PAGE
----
There is a scene to talk about because Jeff’s work and love formalize it, he evolves it into something tangible. He doesn’t build the scene (we all do that), but he gives it form and beauty – a labor of love and appreciation and experience and knowledge. At the bottom of our hearts and behind our cynicism, we love the scene. Jeff creates an appropriate idol to reflect upon and be grateful for.

Jeff reminds me of what I love about punk rock, art, and our community. He reminds me of its romance. He maintains its aura. Walter Benjamin defined aura of natural objects as a “unique manifestation of remoteness however close it may be.” Juxtaposed with the immediacy of his photographs, they simultaneously offer a vantage point that encapsulates the whole. He historicizes us. He creates and curates our museum in real-time. He constructs its contours, its corners, its color, its grit, its power, its fury, its love, its energy. He does so not as a gatekeeper, but as someone who is in its service.

He always reminded me to check my cynicism, but keep my opinions.

I’m saddened by his loss because our community is always in need of reminders of what we have because we’re constantly bombarded with what we’re losing.

Thanks to all of you artists, photographers, bartenders, bands, venues, journalists, promoters, and art lovers who give people like me an outlet that understands.

RIP Jeff.

In transit from Norfolk to Seattle, via Detroit

There’s something unsettling about an initial descent and final approach in the fog of cloud cover. You can feel the plane descending, but you don’t know where the ground is. I always get this suspicion that the world may have fallen away and….and that’s it, the plane will just keep descending and I’ll be stuck in my small chair, and I won’t be able to get out of my small chair because it’s against FAA violations. I’m just stuck in my seat defending forever.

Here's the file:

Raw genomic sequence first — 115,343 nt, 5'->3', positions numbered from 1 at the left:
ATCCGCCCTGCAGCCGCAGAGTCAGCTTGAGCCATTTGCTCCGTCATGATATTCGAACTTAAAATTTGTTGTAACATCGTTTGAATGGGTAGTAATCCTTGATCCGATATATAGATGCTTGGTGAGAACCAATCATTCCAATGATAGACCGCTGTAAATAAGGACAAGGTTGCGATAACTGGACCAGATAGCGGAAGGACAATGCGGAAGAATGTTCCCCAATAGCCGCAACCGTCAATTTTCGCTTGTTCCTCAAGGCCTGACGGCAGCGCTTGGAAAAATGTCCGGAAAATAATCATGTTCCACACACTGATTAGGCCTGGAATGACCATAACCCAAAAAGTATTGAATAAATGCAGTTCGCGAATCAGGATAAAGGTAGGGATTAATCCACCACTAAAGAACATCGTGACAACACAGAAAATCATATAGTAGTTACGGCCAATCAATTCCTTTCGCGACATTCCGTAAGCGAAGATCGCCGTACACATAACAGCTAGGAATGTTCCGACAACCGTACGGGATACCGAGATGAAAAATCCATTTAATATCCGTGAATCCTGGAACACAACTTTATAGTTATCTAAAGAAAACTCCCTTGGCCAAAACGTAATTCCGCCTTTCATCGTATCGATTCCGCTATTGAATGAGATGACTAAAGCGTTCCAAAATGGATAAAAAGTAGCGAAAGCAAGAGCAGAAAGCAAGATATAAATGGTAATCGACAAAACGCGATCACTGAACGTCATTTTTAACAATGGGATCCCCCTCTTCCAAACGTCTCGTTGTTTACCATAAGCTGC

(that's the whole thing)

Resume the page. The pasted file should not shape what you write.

But then, the clouds break and the ground becomes visible. All of a sudden, you remember your suspicions…your fears; are foolish.

I’ve had 3 or 4 drinks and my head feels heavy. Disoriented a tad, but I’m always disoriented. I’m never oriented with clarity. My gaze is always shot through and blurry with desires, concerns, and distractions.

Leaving is mostly disheartening…or, this weird type of privation of domestics comforts (the routines that make “normal life” boring become sought after when those routines are unavailable or disrupted), but depending on where you’re going, that feeling can be offset a bit. However, right now I just want to be in the hotel room.

No matter how much fun tour is (and it’s a lot fun), if I’m without my wife and my daughter, I have no paddles. I can enjoy the currents a bit, but it’s informed by helplessness and a toothless jouissance.